January 20, 2002
By Dylan Foley
In David Grossman's complex and absorbing new novel, "Be My Knife," Yair is a rare-books dealer who spies the striking Miriam at a school reunion in Jerusalem. Yair initiates a correspondence with her that becomes an obsessive affair, where they explore each other's souls. What is unique is that the lovers do not meet until the last page of the book.
Grossman is one of the most prominent modern Israeli novelists and essayists. His novels "See Under: Love" and "The Book of Intimate Grammar" explore themes of pain and love from Holocaust survivors to children in wartime. In "Be My Knife," Grossman writes a beautiful and searing book, where the married lovers, though they never touch, expose each other's desires and thwarted dreams.
Grossman does not write easy novels, and "Be My Knife" is no exception. It is a difficult and rewarding poetic novel that must be read in a quiet place. Grossman divides the novel into three parts - Yair's letters to Miriam, Miriam's journal after Yair cuts off contact with her and the lovers' devastating phone conversation during a deadly rainstorm.
Yair's letters take up the first two-thirds of the book. At points, readers can feel they are locked in a room with the mad hero of Rainer Maria Rilke's "The Notebooks of Malte Laurids Briggs." Like Rilke, Grossman writes with fervor about love and longing. "I swallowed your face that evening," Yair says of his first glimpse of Miriam. "You were branded into me and I knew your face by heart and by my heart in your mouth."
The first 100 pages of "Be My Knife" are a frustrating endeavor. Grossman's prose is bewitching, but there is virtually no action to grab onto. All the reader has to work with are Yair's letters, which are love poems to an idealized woman. He reveals more about the egocentric nature of his love than anything about Miriam.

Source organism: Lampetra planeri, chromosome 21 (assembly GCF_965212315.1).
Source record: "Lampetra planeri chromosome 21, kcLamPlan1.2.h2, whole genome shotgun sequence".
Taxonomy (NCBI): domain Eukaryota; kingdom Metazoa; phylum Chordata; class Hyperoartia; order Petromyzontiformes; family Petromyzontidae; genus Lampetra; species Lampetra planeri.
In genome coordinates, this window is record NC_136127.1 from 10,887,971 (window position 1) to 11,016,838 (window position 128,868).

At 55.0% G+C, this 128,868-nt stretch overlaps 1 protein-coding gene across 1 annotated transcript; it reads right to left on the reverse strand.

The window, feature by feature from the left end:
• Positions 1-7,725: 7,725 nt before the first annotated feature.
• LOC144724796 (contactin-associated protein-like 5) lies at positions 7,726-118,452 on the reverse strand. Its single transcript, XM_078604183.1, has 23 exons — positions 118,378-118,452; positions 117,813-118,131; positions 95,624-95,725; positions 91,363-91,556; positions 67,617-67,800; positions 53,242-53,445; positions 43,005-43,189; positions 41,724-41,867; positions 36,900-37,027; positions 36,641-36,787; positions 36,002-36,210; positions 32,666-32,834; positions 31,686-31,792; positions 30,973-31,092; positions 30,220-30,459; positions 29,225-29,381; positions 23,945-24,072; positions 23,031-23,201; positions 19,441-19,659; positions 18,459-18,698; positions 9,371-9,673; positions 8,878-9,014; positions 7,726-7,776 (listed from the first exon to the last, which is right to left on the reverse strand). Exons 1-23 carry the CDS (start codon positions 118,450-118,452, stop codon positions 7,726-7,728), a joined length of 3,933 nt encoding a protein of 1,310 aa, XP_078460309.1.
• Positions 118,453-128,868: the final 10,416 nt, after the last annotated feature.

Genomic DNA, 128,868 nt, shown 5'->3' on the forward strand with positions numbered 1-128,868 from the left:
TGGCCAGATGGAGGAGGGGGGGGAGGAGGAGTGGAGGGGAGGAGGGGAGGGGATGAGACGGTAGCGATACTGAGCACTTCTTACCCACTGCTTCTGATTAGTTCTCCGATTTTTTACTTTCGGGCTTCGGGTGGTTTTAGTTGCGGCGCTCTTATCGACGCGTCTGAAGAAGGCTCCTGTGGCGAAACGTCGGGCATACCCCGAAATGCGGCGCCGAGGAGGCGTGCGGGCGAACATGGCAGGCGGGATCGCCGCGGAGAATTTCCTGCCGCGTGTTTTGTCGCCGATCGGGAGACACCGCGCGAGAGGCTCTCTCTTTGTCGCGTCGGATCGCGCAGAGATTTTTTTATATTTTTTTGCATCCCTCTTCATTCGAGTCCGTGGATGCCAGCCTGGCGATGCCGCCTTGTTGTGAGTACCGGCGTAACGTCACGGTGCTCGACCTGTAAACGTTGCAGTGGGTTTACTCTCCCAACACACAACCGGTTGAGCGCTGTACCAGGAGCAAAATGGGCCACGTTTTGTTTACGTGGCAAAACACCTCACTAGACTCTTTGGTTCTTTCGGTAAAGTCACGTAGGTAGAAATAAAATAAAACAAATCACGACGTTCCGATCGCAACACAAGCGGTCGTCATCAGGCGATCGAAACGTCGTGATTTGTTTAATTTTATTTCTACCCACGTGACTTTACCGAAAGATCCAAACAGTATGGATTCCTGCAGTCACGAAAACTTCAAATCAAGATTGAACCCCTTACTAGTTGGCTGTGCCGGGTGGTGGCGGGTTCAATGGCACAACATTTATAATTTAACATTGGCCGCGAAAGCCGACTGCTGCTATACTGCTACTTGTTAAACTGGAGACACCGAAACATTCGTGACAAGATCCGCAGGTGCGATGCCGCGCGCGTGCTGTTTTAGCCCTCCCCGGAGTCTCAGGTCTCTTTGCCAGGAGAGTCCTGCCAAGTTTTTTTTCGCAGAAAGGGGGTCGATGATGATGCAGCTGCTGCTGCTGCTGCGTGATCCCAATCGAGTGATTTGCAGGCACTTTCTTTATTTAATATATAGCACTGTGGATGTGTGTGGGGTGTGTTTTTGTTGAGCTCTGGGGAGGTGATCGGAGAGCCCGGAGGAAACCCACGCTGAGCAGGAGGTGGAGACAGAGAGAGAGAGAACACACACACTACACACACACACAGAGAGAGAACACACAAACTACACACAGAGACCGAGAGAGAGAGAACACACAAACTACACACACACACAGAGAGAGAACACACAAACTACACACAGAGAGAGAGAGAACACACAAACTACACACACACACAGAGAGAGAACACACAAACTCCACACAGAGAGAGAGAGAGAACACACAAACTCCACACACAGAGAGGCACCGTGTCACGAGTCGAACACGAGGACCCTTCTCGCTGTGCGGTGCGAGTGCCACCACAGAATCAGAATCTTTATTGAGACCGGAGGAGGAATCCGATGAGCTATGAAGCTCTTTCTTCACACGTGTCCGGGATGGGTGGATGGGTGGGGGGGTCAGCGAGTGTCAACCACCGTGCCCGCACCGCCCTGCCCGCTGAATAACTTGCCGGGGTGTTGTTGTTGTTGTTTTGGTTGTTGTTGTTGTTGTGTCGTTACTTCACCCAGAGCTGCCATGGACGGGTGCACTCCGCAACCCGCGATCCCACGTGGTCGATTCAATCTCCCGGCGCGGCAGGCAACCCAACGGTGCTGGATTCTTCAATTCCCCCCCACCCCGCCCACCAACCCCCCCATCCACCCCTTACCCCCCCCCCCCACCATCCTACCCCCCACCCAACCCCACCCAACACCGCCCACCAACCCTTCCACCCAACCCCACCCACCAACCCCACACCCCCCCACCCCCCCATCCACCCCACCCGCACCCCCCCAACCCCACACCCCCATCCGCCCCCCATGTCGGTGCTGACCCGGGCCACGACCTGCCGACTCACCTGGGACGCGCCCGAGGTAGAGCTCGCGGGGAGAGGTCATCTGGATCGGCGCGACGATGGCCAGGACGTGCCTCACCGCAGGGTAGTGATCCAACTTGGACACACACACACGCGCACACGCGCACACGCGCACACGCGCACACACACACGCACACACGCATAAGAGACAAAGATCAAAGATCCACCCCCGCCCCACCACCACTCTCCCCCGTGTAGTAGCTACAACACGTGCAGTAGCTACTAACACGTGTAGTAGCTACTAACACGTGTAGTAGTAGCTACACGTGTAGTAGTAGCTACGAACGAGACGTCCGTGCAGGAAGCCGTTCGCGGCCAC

Yair's pursuit of Miriam is unbalanced - he drives to her neighborhood in the middle of the night, strips his clothes off and runs circles around her house naked. He drops off love letters at the school where Miriam teaches, but refuses to meet her. Yair eventually moves from a philosophical view of love to his painful past - how his military father beat him and how he rejected his closest friend after he was mutilated during the war in Lebanon.
Grossman steps up the novel's force. Yair flees from Jerusalem to Tel Aviv to escape his young son's mumps. In a hotel where rooms are rented by the hour, anonymous couples have sex around him while Yair pastes Miriam's letters to the wall, furiously reading them. "Be My Knife" starts as a slow, lyrical work, but then draws the reader into Yair and Miriam's compulsions.
Miriam's diary shifts the focus of the book. Though she is obsessive like Yair, she is a much more stable person, taking care of her severely handicapped child. She finally discovers that Yair is a liar and emotionally unreliable. Miriam movingly meditates on her grief over falling in love with Yair, then losing him. She examines the loneliness that allowed a complete stranger to move her. Miriam describes an imaginary three-day meeting that she and Yair create. The fantasy is vivid and sensual.
Miriam quotes Kafka's line that names the novel: "Love is that you are my knife with which I dig deeply." Miriam fights this idea, but keeps peeling off her own layers.
After spending so much time in Yair and Miriam's minds, the reader becomes an accomplice to their love affair. Their intensity has become addictive.
The difficulties the reader may have in the first section of the book are rewarded by reaching the end. In the final section, Yair and Miriam's telephone call brings their illusions crashing down. In an effective, fragmented mix of conversation and thoughts that is framed by a crisis, the affair unravels. The final scenes shatter the fantasy of Yair's philosophical letters and Miriam's heartbreaking diary. The real world has finally intruded on their overpowering romance, with serious consequences.
In "Be My Knife," Grossman depicts a torrid affair between two fragile people without physical contact. Yair and Miriam strip off their inhibitions while holding onto certain lies. The lovers project their own desires and needs on each other's bare souls, creating a delusional romance. For Grossman, love is as an obsession, a consuming and searing mirage, where lovers reveal what is raw and painful.
(BE MY KNIFE By David Grossman, Farrar, Straus and Giroux, 305 pages, $25)